Bearing in mind that Argene was pregnant and moreover, had lost her husband, one can imagine the extent of her dispair. Hysteria may have taken over and clouded her reasoning.

Ben
 

Andrew Maheux

Member
Dec 4, 2000
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Hi, Ben

I wonder why Argene Claimed the baby as her own when she knew she had no children.

Numbers 5) 6) 13) 14) 17) 18) 19) and 26) I agree with.

Number 7) Either Mary Hewlett or as you said Lucy Ridsdale as I remember reading that she had a lot of blankets with her in the boat, so its probably her.

10) Probably Nellie Becker because her children were already in the boat and it was going to leave without her.

16) What's a colleen?

Thats all for now.

Andrew
 

Petra Stevens

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Jan 16, 2002
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Hi everybody,

I would like to add my guesses at who these peoples were:

2) The little girl couldn't have been Emily Ryerson, because she was 18 years old when the Titanic sank. When you exclude the girls who wouldn't have said "I'm sick" in english (e.g. Marguerite Sandström, Eugenie Baclini, Anna Karun, Lilian Asplund) then we end up with Joan Wells (4 years), Winnifred Quick (8), Eva Hart (7), Marjorie Collyer (8), Marion Louise Becker (4). Ethel Virginia Emanuel (5) was with her Nanny Miss Dowdell (and not with her mother) so the best guess is perhaps Marion Louise Becker or Joan Wells. Perhaps Miss Peterson (Passenger from the Carpathia) got the name of the little girl wrong.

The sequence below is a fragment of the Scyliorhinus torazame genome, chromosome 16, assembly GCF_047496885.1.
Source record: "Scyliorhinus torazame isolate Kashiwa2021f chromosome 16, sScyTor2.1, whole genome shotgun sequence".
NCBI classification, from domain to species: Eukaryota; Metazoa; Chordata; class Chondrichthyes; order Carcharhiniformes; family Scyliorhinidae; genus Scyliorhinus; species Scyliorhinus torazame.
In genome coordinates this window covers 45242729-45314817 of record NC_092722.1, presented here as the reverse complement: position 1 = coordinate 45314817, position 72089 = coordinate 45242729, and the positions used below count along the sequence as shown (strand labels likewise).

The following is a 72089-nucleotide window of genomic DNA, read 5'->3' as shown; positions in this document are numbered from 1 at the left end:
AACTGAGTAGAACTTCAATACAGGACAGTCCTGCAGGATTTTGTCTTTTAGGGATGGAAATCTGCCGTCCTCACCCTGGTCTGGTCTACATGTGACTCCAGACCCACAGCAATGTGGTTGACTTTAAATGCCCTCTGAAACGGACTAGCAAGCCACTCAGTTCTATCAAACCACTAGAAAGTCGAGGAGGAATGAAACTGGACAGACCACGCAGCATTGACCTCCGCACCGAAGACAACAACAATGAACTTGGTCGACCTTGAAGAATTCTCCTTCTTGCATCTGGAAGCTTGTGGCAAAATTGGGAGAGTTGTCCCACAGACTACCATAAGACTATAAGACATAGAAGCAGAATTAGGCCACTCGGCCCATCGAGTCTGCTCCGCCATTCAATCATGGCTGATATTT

6) The only passenger who is linked with being saved only in his pyjamas is - as far as I know -Mr. Robert W. Daniel. But he is said to have been in Lifeboat Nr. 7.

9) The old lady who left the lifeboat altogether could have been Mrs. Meanwell (3rd class), Mrs. Lena Solvang (3rd class) or Miss Isham (1st class).

22) Perhaps Mrs. Marvin did look after André Mallet in the boat. He had quite long hair judging after the photo in the book "Women and children first". There was more than one child that was separated from his mother although his or her mother was in the same boat with him/her (e.g. Assad Thomas and Alden Caldwell).

Petra Stevens
 

Ben Holme

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Feb 11, 2001
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Hi Petra,